Apr 9, 2015

Review: The Wedding Singer (1998)

There aren't too many comedy figures more reviled than Adam Sandler these days. Grown Ups 2, That's My Boy, Jack and Jill, Just Go with It... should I stop? I could go on, but at this point everyone is familiar with Sandler's unique brand of PG toilet humour. At the same time though, I can't help but be impressed with the operation that he has going on. Adam Sandler has confirmed point blank that his movies are paid vacations. If you were an actor, wouldn't you take a big salary and a bunch of your friends to shoot a lazy, half-assed movie for fun? I know I would.

Going back to 1998, Sandler's fresh-faced career was still young outside of Saturday Night Live. Sure he had made some movies during his time there, but Happy Gilmore  was his first real stand-alone effort. Critics hated it pretty hard, but the people loved it. It's the movie that most people hold as the standard that Sandler had to live up to for comedy movies and The Wedding Singer solidified that even further. The rest is history.


At a Glance

Genre: comedy, romance
Directed by: Frank Coraci
Produced by: Jack Giarraputo, Robert Simonds, Brad Grey, etc.
Written by: Tim Herlihy
Music by: Teddy Castellucci
Running time: 95 minutes
Production company: Juno Pix, New Line Cinema, Robert Simonds Productions
Distributed by: New Line Cinema, Abbey Films, Warner Bros., etc.
Country: United States
Language: English
Budget: $18,000,000
Box office: $123,306,987 (Worldwide)

IMDb entry
Rotten Tomatoes entry

Starring: Adam Sandler, Drew Barrymore, Christine Taylor, Allen Covert, Matthew Glave, Ellen Albertini Dow, Angela Featherstone, Alexis Arquette, Christina Pickles, Jodi Thelen, Frank Sivero



It's 1985 and Robbie Hart (Adam Sandler) is on top of the world. He once dreamed of being a rock star, but he's become content as a wedding singer. He's engaged to his long-time girlfriend Linda (Angela Featherstone) and they're to be married quite soon. The reception hall that he works at hires a new waitress named Julia Sullivan (Drew Barrymore) who's also to be married soon. Greatly enjoying his performance, Julia asks for him to sing at her wedding as the two become friends.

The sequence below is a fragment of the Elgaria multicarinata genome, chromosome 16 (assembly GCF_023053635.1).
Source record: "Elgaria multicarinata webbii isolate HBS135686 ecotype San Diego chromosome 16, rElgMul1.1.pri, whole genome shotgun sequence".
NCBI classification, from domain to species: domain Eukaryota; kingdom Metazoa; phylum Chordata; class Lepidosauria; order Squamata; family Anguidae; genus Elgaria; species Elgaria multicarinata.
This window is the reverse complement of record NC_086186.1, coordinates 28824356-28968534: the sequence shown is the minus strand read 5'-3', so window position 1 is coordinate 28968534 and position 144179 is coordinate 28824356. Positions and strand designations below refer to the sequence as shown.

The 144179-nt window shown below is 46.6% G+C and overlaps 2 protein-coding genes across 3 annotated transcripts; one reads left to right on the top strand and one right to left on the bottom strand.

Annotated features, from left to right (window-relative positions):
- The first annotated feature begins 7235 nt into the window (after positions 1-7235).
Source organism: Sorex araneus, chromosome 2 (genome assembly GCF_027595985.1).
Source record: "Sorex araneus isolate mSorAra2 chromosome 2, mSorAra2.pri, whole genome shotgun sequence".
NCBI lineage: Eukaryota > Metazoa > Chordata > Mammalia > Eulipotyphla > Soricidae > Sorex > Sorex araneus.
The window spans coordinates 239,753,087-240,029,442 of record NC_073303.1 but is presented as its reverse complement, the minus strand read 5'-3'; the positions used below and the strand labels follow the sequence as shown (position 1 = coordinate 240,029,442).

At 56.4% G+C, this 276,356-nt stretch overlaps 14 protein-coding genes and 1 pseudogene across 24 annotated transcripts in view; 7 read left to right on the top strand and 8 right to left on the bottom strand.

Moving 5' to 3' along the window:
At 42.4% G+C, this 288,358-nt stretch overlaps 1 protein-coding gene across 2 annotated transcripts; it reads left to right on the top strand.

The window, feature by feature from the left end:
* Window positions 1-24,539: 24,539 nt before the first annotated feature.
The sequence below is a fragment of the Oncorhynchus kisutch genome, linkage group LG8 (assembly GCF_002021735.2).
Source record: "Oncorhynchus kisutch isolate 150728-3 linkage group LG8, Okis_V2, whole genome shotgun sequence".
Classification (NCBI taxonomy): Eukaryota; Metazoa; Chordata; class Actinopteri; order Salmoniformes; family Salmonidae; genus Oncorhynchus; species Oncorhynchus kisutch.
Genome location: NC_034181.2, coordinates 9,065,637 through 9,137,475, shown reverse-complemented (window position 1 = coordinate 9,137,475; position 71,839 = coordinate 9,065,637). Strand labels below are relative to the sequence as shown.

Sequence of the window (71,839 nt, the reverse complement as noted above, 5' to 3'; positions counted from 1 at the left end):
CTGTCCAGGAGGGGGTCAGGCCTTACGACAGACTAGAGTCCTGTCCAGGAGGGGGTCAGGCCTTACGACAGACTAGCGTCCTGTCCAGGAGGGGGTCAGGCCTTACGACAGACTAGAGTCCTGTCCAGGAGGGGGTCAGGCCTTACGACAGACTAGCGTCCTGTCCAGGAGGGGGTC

The Wedding Singer knows that it's silly and the cast clearly had a great time diving head first into a visual exaggeration of the 80's. I personally love the 1980's. I love the styles, the music, the cars and I love how everybody seemed to be having a good time. I was born in the 90's and as much as there are certain things I like about my decade, I'll always be envious over the free flowing awesomeness that was the 80's. All I can do is live it through movies like this as well as all the 80's rock that I refuse to let go of.

Anyway, The Wedding Singer is chock full of 80's pop culture references and it takes full advantage of all the different styles of the time. It shouldn't be any surprise that there are many musical performance scenes with Adam Sandler actually doing the singing and they're actually quite fun to watch. He's got a legitimate set of pipes surprisngly. I'm not a fan of necessarily ALL his original compositions, but it's great to see Adam Sandler actually giving it his all after becoming so used to his current and seemingly permanent zombie state. 

Sandler's trusty angry outbursts-type comedy makes several appearances. Although it's the kind of thing that feels a bit repetitive and not all that funny, director Frank Coraci keeps him relatively reigned in. He's a natural for Robbie Hart though and he has a natural knack for interacting with large groups of people. I've also always thought that Sandler had a talent for acting with more elderly characters and that's well on display again in The Wedding Singer. Yeah we've already seen that before in Happy Gilmore, but it's still funny.

In terms of the comedy as a whole, it's a mix of some amusing gags, some over-the-top angry Sandler scenes as well as some funny throwaway characters who interject with random lines. The latter is the kind of thing that appears in later Sandler movies as well, but the difference is that the ones in The Wedding Singer are actually funny. Throw in some good cameos from John Lovitz, Steve Buscemi and Billy Idol and TWS comes off pretty strong. It's not an infinitely funny movie, but there are more hits than misses if you ask me.

There aren't any surprises in the storyline of The Wedding Singer, but it does fit the description of a satisfying feel-good romantic comedy. I was content enough in giving TWS a 6, but those final ten minutes were enough to bump it up another half point. The chemistry between Adam Sandler and Drew Barrymore becomes more obvious than ever and it easily makes you forget the predictable climax and falling action.

The Wedding Singer doesn't belong in the pantheon of classic romantic comedies or anything like that, but there are worst ways to spend an evening if you have a loved one with you. The singing scenes are good fun, the comedy mostly succeeds and Sandler plus Barrymore just works. The 80's setting adds another layer of fun and those last ten minutes make the whole movie worth it anyhow. It's a shame that subsequent Sandler and Barrymore pairings haven't worked anywhere near as well.



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